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For your last question, the oil pump is where the gear is attached that drives the distributor so you can check it to be sure that the drive pin is intact. Be sure you have a new gasket before reassembly. If you can bend yourself at the proper angle of have a small mirror, while the pump is out, try to get a look at the mating camshaft gear too or maybe you'll be able to see it easier through the distributor hole.

Edited by Packard Don (see edit history)

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The oil pump gear inspected through the distributor hole look OK.

Rotor points toward #1 distributor contact at TDC, but points open later (by 12-15 deg).( EXACT TDC for me  means as best I can determine with a wire in the plug hole and the timing mark which coincide)

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Where are the timing marks on a '40 Packard ? I forget. Flywheel or harmonic damper? I think we are getting close to solving your problem.

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Wherever they are you need to determine when #1 is supposed to fire, likely about 5 degrees before TDC. Align the pointer with the 5 degree BTDC mark, wherever it is. Now rotate the distributor until the points are just barely beginning to open. Lock down the distributor and if you have fuel and spark and compression the engine now HAS to run.

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... EXACT TDC for me  means as best I can determine with a wire in the plug hole...

I don't have a 282 to look at but for the post-war Packard straight eights, the plug hole is not over the piston... it's over a valve.  

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I am  painfully aware that the plug hole is not over the piston, but I bent a copper wire so that when the piston "should be" at TDC, the wire jumped . Best I can do without removing the head.

Now, the engine does run, albeit a bit roughly. My problem is that I cannot rotate the distributor  far enough to get #1 to fire at 7 deg BTDC; #1 fires at about 12-15 deg ATDC  - on the way to becoming a smoother running engine. Changing the position of the wires to the plugs did not help.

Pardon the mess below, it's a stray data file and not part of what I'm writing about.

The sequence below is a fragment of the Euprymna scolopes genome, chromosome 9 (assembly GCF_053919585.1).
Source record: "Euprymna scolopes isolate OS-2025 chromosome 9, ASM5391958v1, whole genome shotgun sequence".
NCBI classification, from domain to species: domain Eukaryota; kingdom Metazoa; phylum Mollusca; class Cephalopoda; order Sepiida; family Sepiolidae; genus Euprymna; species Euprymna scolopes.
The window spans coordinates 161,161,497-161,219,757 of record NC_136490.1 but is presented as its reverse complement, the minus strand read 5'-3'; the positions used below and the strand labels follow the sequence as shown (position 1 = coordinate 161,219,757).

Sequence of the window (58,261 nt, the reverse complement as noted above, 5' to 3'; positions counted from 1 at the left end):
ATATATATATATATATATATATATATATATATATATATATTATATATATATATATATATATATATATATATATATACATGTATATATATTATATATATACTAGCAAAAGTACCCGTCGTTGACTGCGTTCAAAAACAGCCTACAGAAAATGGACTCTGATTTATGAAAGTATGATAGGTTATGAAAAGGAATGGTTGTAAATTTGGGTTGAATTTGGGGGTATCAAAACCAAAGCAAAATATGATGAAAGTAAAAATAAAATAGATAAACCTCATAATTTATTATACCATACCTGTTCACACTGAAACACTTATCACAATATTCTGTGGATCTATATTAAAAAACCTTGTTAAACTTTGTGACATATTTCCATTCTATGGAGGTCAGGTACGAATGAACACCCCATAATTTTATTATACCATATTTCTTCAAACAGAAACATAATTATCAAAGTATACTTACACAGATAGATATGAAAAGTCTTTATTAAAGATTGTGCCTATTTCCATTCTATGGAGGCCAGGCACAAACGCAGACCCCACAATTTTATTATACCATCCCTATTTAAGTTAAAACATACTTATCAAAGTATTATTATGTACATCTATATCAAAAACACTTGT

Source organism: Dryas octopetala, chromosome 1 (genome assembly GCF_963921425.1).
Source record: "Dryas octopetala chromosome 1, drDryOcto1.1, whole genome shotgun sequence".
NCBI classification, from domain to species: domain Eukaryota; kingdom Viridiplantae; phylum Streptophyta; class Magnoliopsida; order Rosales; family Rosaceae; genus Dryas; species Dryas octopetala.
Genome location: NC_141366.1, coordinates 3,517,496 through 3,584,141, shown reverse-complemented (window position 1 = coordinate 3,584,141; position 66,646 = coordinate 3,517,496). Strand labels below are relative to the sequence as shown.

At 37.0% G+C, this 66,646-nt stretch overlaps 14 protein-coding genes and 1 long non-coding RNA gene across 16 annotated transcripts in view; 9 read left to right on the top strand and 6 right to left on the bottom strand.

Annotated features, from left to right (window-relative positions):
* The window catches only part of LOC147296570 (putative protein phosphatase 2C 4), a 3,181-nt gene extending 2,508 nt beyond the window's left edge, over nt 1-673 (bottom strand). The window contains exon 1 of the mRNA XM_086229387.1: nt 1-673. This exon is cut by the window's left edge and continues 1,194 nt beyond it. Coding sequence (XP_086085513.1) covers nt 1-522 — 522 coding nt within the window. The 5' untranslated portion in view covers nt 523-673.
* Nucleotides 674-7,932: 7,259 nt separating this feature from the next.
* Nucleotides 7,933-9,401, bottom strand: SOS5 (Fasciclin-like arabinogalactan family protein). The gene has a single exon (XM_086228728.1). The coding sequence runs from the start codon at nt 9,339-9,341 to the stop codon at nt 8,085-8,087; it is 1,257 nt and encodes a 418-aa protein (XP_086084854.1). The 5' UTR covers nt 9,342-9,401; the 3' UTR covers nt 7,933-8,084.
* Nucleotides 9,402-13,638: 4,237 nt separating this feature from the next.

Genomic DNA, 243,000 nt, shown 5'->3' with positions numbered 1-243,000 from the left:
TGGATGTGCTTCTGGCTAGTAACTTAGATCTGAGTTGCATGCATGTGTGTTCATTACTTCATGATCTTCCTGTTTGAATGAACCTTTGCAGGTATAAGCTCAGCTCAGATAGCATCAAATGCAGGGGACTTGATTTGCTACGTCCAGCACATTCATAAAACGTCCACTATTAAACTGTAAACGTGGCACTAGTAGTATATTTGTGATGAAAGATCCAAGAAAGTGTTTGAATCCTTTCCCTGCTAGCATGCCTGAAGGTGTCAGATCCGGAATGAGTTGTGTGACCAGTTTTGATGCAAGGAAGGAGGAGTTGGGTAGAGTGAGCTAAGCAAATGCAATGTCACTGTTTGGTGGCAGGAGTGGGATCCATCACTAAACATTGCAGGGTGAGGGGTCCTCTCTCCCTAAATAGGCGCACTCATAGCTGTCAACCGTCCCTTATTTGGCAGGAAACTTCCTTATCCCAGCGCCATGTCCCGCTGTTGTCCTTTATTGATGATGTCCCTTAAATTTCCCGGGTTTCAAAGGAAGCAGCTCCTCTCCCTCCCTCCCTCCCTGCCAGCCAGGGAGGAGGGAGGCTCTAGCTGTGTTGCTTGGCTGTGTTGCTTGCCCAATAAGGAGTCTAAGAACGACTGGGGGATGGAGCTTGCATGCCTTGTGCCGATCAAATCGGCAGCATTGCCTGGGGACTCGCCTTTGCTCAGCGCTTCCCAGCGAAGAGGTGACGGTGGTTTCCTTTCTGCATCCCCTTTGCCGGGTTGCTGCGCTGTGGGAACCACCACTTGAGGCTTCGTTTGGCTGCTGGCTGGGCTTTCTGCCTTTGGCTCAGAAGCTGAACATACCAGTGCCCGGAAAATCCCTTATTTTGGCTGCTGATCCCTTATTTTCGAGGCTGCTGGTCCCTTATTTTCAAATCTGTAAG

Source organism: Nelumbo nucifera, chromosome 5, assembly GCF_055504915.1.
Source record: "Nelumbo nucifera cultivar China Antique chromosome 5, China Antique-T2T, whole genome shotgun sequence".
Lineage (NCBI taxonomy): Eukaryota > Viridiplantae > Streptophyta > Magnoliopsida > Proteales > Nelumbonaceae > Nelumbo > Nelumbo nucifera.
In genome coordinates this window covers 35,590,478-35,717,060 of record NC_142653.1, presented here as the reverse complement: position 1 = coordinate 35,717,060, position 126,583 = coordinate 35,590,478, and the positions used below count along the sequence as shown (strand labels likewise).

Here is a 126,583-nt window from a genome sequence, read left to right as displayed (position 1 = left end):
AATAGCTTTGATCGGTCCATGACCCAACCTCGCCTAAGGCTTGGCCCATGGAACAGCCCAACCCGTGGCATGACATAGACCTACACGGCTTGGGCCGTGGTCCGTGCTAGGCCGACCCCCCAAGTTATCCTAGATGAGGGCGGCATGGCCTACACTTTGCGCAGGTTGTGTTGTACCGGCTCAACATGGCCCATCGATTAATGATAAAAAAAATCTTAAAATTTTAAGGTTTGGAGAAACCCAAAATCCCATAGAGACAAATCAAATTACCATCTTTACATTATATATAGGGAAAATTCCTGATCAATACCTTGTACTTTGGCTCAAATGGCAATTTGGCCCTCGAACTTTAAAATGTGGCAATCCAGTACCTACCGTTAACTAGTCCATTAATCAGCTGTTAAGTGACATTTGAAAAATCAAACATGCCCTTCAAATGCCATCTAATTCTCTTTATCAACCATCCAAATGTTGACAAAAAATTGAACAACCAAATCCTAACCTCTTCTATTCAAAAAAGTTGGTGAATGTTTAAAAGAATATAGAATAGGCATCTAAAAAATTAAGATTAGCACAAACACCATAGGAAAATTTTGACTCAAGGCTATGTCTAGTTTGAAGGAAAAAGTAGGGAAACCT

My distributor has a fixed relationship to the block that allows only an approx. 23 deg rotation. I understand that there is another model of distributor that is  more variable because it is  held only by a clamp.

I do not mean to reject  comments which I appreciate; I am just trying to solve a problem from the point of an amateur with limited  mechanical background, but a desire to learn.

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Moving the wires over gives you a change of 45 degrees so you'll then be off in the other direction. You may have to try to move the oil pump gear by a tooth which will be tricky but I can't imagine why you would have to do it if the engine was running smoothly at one point and not disassembled since then.

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In your first post in this thread you said "I don't understand what is happening. Oil pump shaft failure and rotation has been suggested". Aligned with Don's comment in the above post of "You may have to try to move the oil pump gear by a tooth which will be tricky" and his comments in Post #8, I suggest you remove the oil pump, that's the easy part, as Don said the tricky part is its installation. For that, have a look at Paragraph 4 of my PackardInfo Project Blog in this post - http://packardinfo.com/xoops/html/modules/newbb/viewtopic.php?topic_id=2179&viewmode=flat&order=ASC&type=&mode=0&start=472

Check that the pin in the oil pump shaft hasn't sheered or bent and affected the alignment, doing that at least will give you peace of mind that it's NOT that.

 

Here's an interesting thread from PackardInfo about a 282 oil pump shaft pin sheering. - http://packardinfo.com/xoops/html/modules/newbb/viewtopic.php?topic_id=17077&forum=4

Edited by Ozstatman (see edit history)

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OK, "In for a penny, in for a pound (or dollar?)"

I am going to have another pair of eyes look at the distributor first, then on to the oil pump adventure. Hopefully any defect will be evident on inspection.

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Hi Fordmerc

 

I think you are pretty close to solving the problem now by following the advice above. Others have covered the oil pump drive in some detail, so no need for me to repeat it all, but from what you describe, I think your distributor drive (also the oil pump drive) is one tooth out on the camshaft skew gear. So if you check it as described above by Ozstatman, you will be able to move the gear drive around one tooth to put the ignition timing into the range of adjustment that you need. Throughout all of this, you will need to take note (and write it down !!) which way the distributor shaft rotates when the engine is running, so that you can move it in the right direction. Also, check the integrity of that crosspin.

 

The marks on the camshaft gear seem to be made 180 degrees out, hence they align when No8 is firing, but that is academic, since you can time the distributor to it wherever the valve timing is.

 

I hope you get it sorted out soon. Please let us know.

 

Adam..

Edited by Alfa (see edit history)